Angina is a type of chest pain that results from reduced blood flow to the heart. A lack of blood flow means your heart muscle isn’t getting enough oxygen. The pain is often triggered by physical activity or emotional stress.
Stable angina, also called angina pectoris, is the most common type of angina. Stable angina is a predictable pattern of chest pain. You can usually track the pattern based on what you’re doing when you feel the pain in your chest. Tracking stable angina can help you manage your symptoms more easily.
Unstable angina is another form of angina. It occurs suddenly and gets worse over time. It may eventually lead to a heart attack.
Though stable angina is less serious than unstable angina, it can be painful and uncomfortable. Both types of angina are usually signs of an underlying heart condition, so it’s important to see your doctor as soon as you have symptoms.
Stable angina occurs when the heart muscle doesn’t get the oxygen it needs to function properly. Your heart works harder when you exercise or experience emotional stress.
Certain factors, such as narrowing of the arteries (atherosclerosis), can prevent your heart from receiving more oxygen. Your arteries can become narrow and hard when plaque (a substance made of fat, cholesterol, calcium, and other substances) builds up inside the artery walls. Blood clots can also block your arteries and reduce the flow of oxygen-rich blood to the heart.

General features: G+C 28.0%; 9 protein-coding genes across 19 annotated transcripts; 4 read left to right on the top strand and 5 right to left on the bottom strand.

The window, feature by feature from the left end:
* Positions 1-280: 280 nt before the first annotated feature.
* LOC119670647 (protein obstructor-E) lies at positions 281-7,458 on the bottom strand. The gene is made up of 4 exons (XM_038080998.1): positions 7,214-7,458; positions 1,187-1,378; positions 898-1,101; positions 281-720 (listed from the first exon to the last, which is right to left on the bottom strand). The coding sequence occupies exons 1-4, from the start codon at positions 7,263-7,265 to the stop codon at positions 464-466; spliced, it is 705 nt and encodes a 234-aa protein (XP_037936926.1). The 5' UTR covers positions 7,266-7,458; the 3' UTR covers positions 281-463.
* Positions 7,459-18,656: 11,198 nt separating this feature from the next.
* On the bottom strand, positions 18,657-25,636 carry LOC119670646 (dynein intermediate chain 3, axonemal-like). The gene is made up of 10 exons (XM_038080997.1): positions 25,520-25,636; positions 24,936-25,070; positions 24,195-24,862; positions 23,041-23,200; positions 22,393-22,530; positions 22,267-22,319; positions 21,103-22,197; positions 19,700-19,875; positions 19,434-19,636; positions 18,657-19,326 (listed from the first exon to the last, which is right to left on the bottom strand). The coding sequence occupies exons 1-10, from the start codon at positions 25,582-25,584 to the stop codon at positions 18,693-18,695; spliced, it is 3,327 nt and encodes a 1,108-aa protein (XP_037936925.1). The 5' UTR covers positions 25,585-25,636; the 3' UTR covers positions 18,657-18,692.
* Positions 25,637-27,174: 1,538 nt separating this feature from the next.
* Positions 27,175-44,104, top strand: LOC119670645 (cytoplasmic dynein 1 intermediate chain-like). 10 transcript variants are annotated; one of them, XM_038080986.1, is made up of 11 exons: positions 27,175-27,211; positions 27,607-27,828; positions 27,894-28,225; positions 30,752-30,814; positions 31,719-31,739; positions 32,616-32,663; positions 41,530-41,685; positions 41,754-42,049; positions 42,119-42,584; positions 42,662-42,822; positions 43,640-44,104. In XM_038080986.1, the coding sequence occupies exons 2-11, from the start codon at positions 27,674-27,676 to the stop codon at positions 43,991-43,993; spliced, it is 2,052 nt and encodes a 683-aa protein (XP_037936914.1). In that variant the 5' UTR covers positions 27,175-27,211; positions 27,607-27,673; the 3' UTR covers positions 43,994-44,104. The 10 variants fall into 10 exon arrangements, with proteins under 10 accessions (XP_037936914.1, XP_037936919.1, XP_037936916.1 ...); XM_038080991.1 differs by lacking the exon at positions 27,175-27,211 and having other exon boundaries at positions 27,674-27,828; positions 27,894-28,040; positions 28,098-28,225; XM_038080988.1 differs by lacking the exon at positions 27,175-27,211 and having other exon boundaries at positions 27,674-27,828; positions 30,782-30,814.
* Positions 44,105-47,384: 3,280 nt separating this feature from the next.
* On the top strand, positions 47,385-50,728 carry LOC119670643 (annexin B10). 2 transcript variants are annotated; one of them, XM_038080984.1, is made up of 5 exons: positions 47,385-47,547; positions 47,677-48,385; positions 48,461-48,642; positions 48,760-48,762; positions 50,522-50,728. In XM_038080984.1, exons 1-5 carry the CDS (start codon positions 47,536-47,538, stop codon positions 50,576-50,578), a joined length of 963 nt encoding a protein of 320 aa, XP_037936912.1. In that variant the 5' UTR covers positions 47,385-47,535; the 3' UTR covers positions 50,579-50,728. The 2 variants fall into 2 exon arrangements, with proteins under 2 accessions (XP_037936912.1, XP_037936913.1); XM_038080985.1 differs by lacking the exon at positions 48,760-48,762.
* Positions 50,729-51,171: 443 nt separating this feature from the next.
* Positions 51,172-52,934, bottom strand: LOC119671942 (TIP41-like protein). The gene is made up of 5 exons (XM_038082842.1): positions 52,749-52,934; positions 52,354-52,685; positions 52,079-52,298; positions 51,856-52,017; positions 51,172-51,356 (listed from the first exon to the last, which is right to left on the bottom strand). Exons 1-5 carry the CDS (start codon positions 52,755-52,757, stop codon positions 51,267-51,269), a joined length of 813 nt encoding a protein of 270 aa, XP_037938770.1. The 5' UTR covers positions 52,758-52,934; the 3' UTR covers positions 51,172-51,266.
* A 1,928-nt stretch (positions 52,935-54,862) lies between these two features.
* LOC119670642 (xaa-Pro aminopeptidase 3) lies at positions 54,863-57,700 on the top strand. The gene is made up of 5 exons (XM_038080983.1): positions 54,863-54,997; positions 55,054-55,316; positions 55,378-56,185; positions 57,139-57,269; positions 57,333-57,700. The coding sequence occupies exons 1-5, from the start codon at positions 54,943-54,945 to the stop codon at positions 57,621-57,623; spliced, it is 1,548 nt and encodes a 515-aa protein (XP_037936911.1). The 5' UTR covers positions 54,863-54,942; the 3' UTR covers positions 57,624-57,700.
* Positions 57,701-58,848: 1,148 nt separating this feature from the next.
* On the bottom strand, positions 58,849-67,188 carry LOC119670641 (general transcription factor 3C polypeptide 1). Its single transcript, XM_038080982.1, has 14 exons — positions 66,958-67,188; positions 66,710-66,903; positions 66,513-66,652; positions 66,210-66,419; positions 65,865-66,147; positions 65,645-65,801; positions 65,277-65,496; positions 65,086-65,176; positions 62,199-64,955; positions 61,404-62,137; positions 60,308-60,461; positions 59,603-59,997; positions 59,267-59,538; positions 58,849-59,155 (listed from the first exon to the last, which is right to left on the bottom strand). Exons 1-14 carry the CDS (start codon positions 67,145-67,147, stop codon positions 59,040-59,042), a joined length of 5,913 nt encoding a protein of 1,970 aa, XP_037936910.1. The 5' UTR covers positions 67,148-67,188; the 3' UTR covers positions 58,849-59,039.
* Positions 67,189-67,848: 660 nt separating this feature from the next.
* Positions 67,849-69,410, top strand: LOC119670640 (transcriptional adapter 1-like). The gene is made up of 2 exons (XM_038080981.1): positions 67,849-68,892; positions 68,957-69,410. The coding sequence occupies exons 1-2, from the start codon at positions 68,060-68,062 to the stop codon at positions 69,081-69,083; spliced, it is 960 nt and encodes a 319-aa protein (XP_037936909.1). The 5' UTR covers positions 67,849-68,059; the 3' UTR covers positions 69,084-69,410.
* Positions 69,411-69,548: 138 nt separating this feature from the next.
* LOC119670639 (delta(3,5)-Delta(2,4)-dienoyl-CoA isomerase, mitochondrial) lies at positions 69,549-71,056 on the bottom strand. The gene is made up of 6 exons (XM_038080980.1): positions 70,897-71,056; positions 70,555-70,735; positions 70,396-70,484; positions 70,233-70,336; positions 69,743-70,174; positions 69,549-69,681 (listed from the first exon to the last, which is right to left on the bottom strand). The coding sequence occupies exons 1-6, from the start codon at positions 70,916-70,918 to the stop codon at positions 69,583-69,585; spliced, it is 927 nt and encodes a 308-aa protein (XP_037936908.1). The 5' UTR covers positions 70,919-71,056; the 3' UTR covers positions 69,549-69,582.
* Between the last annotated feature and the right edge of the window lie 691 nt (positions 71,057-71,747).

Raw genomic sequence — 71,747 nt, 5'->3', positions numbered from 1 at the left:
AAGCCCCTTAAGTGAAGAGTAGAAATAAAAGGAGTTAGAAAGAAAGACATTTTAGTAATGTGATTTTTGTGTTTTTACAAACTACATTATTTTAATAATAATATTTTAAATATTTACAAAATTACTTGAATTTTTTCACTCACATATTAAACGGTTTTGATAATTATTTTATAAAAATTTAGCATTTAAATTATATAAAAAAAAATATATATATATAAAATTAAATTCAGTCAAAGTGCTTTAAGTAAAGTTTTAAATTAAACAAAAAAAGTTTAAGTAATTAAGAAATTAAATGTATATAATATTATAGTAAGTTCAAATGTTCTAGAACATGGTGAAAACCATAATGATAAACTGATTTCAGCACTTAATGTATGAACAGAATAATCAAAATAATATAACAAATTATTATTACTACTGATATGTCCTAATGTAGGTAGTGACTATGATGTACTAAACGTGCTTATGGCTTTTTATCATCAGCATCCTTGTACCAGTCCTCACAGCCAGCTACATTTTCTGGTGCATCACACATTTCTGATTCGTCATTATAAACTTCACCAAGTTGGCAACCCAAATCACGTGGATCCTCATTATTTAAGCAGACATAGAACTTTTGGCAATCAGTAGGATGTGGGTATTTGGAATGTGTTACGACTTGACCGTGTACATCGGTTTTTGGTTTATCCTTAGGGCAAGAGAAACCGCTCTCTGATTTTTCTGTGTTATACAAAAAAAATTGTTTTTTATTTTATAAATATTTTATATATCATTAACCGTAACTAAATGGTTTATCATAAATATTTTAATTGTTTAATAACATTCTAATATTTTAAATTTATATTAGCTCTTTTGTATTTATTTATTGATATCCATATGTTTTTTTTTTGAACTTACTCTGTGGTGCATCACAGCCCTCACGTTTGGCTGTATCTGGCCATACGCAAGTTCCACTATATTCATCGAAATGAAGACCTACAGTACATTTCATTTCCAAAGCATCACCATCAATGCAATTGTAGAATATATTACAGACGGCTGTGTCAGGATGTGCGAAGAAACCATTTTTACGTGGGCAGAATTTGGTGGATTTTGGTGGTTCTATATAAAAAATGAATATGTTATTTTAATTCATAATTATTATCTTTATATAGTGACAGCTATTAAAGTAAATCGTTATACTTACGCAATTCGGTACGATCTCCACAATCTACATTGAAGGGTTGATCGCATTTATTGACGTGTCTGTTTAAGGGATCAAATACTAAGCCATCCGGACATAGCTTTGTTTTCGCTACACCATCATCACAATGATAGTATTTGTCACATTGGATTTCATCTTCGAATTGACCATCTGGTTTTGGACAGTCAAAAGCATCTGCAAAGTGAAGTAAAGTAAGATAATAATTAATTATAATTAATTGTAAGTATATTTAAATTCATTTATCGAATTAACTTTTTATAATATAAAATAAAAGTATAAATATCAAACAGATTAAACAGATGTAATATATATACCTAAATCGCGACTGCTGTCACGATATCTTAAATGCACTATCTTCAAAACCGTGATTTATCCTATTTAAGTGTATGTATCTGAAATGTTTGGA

The painful sensation that occurs during an episode of stable angina is often described as pressure or fullness in the center of the chest. The pain can feel like a vice squeezing your chest or like a heavy weight resting on your chest. This pain may spread from your chest to your neck, arms, and shoulders.
During an episode of stable angina, you may also experience:
- shortness of breath
- profuse sweating
Stable angina usually happens after you’ve exerted yourself physically. The symptoms tend to be temporary, lasting up to 15 minutes in most cases. This is different from unstable angina, in which the pain can be continuous and more severe.
You can have an episode of stable angina at any time of day. However, you’re more likely to experience symptoms in the morning.
Risk factors for stable angina include:
- being overweight
- having a history of heart disease
- having high cholesterol or high blood pressure
- having diabetes
- not exercising
Large meals, vigorous physical workouts, and extremely hot or cold weather can also trigger stable angina in some cases.
Your doctor will ask you about your medical history and run tests to diagnose stable angina. Tests may include:
- electrocardiogram: measures the electrical activity in your heart and evaluates your heart rhythm
- angiography: a type of X-ray that allows your doctor to see your blood vessels and measure blood flow to your heart
These tests can determine if your heart is functioning properly and if any arteries are blocked.
You may also need to take a stress test. During a stress test, your doctor will monitor your heart rhythm and breathing while you exercise. This type of test can determine if physical activity triggers your symptoms.